‘Goodbye to All That’ by Robert Graves: a matter of class?

This was quite an odd memoir. Robert Graves was a poet, and his narrative was influenced by that. He met a great many poets, including Swinburne, Hardy, Masefield, Pound, and Sassoon. However, while Graves had some interesting things to say about poets and poetry, his account of the war and its aftermath was unbalanced. The prose never captured the trauma of conflict properly because Graves seems to have been damaged by his experiences as a child. The book is not equivalent to ‘All Quiet on the Western Front’ by Erich Maria Remarque, which although a novel, really conveys the horrors of war.


There was a distance between Graves and the suffering of others. For example, he was anxious about the impact on income tax that the war might have when most people would have been concerned with survival. Moreover, he was always thinking of himself as an officer as if that made him radically different from ordinary soldiers. In addition, he was obsessed with regimental issues. He also demonstrated a casual racism towards French people. He was of partly German origin and this meant that he had little antipathy to his adversaries in battle. But he did not question the causes of the war in a systematic fashion, even after he became disillusioned with it.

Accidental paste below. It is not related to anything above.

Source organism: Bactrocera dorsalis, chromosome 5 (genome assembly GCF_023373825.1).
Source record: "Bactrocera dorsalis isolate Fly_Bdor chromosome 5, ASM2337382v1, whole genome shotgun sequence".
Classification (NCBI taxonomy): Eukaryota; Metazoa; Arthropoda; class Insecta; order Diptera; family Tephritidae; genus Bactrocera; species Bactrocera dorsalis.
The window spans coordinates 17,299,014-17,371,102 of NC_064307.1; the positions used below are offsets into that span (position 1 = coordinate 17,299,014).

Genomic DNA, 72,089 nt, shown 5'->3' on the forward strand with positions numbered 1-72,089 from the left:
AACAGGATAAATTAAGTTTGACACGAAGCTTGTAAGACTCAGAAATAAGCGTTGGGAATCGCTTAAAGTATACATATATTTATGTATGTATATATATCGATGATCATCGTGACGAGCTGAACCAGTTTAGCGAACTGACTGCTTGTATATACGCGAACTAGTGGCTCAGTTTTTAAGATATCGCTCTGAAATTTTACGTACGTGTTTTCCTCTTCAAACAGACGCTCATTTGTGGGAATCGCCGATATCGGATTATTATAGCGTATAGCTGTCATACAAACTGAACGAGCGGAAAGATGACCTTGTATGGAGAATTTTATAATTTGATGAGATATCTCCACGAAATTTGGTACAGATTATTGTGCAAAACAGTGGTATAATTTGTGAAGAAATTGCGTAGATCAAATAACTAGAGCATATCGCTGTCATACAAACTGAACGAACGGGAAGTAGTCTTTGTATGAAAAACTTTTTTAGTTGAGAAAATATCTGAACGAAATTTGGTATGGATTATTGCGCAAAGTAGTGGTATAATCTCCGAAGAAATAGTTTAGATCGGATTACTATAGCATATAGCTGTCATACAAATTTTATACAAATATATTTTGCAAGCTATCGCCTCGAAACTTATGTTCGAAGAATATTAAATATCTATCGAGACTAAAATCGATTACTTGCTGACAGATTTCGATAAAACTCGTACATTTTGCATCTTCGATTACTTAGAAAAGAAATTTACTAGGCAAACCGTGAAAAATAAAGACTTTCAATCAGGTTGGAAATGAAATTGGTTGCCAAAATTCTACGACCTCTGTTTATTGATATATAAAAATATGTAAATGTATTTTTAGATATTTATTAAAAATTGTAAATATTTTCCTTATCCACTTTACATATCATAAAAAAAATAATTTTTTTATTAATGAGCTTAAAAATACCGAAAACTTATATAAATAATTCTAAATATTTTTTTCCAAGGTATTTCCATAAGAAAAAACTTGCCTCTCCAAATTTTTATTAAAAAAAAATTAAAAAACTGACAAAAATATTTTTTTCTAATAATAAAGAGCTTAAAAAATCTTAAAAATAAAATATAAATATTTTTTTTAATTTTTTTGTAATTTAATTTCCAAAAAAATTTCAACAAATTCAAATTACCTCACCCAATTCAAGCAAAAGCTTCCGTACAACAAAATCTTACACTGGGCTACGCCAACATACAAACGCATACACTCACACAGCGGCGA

The reasons behind the slight lack of feeling in Graves as the war took its toll on people are various and vague. His family was large. They were accustomed to having servants. The young Graves had many unpleasant experiences in different schools. They were not schools which ordinary people attended. Graves also had feelings for a younger boy at school which were not acted on but which were quite serious. Without being a psychologist, one could say that Graves lacked a warm family or a sensible education. Hence his emotional life was odd. Perhaps the class from which he originated had removed itself from reality.


After the war, Graves became a socialist in a subdued way. However, his heart was not really in it. He experienced a little genteel poverty on account of having several children and a modest income. He then went to Egypt to work at a university. This post was a lucrative one. His anti-French prejudice resurfaced again. His first marriage ended in divorce, but he gave marriage another chance. Graves was a brave soldier, a skilled writer, and a fairly honest person, but his apparent lack of empathy makes the book a frustrating document.


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